GOJIRA — The Link

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GOJIRA - The Link cover
3.80 | 20 ratings | 2 reviews
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Album · 2003

Filed under Death Metal
By GOJIRA

Tracklist

1. The Link (5:08)
2. Death of Me (5:46)
3. Connected (1:20)
4. Remembrance (4:59)
5. Torii (1:49)
6. Indians (3:57)
7. Embrace the World (4:41)
8. Inward Movement (5:51)
9. Over the Flows (3:05)
10. Wisdom Comes (2:26)
11. Dawn (8:01)

Total Time: 47:08

Line-up/Musicians

- Joe Duplantier / vocals, rhythm guitar
- Christian Andreu / lead guitar
- Jean-Michel Labadie / bass
- Mario Duplantier / drums

About this release

Boycott / Next Music, April 18th, 2003

The track "Indians" was made a single.

Re-released on Listenable Records 2005 as a remastered version. The music on the remastered version is slightly different in some spots; different tracklenghts due to altered intros/outros etc.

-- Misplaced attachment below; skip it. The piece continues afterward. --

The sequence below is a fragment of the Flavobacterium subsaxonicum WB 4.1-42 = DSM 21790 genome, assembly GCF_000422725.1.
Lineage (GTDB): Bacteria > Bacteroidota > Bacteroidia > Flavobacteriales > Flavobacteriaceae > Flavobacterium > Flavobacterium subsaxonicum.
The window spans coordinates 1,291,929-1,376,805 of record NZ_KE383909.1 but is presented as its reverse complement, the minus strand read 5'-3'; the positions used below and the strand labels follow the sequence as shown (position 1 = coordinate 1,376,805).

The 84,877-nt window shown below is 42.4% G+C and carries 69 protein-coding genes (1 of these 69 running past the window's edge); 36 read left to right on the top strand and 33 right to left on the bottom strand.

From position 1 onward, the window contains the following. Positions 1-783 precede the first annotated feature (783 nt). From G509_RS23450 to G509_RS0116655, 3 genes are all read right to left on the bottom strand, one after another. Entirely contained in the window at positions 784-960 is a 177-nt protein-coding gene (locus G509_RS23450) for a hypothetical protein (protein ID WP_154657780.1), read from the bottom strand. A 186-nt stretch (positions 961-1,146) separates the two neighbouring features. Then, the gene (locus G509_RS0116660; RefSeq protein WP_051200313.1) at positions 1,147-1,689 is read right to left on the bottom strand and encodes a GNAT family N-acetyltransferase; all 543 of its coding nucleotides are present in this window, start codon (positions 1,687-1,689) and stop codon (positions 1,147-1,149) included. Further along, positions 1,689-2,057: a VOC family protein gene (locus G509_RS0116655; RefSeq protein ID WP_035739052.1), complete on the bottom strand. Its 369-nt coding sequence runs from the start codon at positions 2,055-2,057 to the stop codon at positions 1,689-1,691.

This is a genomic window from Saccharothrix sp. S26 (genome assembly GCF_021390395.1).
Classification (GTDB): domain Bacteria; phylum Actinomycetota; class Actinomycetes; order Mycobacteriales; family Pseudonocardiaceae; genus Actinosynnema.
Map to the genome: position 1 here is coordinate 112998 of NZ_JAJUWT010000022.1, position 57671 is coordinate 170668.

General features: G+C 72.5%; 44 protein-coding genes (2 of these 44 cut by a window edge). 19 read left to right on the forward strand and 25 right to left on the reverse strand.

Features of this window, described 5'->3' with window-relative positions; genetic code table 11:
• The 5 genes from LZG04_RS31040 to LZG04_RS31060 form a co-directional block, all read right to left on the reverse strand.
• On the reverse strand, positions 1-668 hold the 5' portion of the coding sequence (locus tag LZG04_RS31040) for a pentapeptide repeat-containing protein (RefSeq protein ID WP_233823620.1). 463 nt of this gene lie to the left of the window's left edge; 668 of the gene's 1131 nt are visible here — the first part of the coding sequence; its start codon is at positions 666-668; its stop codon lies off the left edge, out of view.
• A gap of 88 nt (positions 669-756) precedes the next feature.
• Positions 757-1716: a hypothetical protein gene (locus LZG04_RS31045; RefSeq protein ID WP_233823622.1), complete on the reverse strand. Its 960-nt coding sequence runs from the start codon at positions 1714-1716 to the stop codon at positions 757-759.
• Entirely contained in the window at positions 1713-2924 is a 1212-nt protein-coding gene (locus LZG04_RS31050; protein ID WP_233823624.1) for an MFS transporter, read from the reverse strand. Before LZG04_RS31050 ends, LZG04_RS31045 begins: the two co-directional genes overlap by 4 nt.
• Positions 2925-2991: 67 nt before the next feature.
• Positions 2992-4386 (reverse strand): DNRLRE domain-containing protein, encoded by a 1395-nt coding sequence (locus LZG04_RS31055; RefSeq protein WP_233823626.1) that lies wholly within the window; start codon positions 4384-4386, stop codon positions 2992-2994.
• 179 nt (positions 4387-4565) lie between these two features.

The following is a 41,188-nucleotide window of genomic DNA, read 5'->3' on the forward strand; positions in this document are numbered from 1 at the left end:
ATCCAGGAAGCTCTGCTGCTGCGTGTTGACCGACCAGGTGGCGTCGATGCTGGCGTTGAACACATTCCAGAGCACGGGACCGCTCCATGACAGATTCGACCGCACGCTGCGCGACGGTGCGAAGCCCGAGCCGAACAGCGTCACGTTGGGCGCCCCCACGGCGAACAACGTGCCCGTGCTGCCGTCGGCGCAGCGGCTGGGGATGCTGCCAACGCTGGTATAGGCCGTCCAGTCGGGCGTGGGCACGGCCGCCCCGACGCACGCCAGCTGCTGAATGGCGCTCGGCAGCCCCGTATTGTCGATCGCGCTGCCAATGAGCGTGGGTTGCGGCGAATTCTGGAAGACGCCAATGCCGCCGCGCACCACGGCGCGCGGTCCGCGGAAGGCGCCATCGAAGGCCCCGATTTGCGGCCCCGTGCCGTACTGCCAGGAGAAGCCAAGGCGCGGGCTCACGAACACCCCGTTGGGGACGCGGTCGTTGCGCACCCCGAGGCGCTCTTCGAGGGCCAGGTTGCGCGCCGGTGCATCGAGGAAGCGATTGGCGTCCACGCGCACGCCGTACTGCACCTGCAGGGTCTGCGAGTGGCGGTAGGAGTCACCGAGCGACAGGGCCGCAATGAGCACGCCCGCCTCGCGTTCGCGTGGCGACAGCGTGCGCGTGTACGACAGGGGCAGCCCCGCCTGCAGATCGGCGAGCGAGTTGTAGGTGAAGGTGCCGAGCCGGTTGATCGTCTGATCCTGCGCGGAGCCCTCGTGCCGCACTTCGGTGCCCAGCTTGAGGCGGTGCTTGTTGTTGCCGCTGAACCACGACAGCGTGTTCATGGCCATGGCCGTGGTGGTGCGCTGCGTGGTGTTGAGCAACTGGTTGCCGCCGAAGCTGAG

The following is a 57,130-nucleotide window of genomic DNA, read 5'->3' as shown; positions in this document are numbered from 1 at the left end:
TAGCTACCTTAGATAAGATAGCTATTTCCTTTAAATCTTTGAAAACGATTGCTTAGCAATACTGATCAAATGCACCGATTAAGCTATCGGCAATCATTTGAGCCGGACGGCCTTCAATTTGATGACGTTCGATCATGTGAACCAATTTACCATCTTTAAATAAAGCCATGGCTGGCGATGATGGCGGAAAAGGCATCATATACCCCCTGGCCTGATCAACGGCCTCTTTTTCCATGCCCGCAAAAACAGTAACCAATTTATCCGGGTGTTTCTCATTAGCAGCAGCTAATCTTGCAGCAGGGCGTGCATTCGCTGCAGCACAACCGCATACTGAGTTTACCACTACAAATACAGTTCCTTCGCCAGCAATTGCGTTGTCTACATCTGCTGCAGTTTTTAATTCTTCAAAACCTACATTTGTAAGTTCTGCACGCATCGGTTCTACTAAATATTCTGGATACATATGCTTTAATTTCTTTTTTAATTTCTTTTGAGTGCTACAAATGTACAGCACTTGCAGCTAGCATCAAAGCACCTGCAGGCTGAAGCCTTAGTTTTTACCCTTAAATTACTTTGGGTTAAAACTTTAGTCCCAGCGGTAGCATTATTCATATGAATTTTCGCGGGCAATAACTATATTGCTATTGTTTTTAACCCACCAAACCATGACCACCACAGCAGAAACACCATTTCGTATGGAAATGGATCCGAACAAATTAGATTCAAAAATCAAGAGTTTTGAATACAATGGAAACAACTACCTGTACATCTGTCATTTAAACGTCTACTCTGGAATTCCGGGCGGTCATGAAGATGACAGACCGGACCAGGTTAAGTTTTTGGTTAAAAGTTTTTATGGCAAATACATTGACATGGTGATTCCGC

Track 10 is a re-recording from the title track of the 2000 "Wisdom Comes" demo.

Listed the original tracks lengths, here are the ones for the remastered version:
01. The link 5:00
02. Death of me 5:47
03. Connected 1:18
04. Remembrance 4:35
05. Torii 1:43
06. Indians 3:58
07. Embrace the world 4:39
08. Inward movement 5:53
09. Over the flows 3:05
10. Wisdom comes 2:25
11. Dawn 8:39
Total running time: 47:02

Thanks to SKwid, UMUR for the updates

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GOJIRA THE LINK reviews

Specialists/collaborators reviews

Necrotica
Something I’ve always found a bit perplexing about The Link is that there’s not much backstory behind it. Gojira’s debut Terra Incognita has plenty of interesting tidbits to its name, such as how frontman Joe Duplantier lived in a secluded cabin for two years while coming up with inspiration for the record, or how the interlude “04” was intended by Joe and his brother Mario to be a birthday present for their mother. But The Link is… just The Link. Even the cover art - while indicative of the more tribal elements on the record (we’ll get to that) - is very unassuming. As such, its popularity and significance are often dwarfed by the records that sandwich it. Terra Incognita is the brutal and aggressive fan-favorite debut, and From Mars to Sirius is the breakthrough album that brought them significant acclaim in the wider metal community. But that doesn’t mean we should be forgetting about The Link.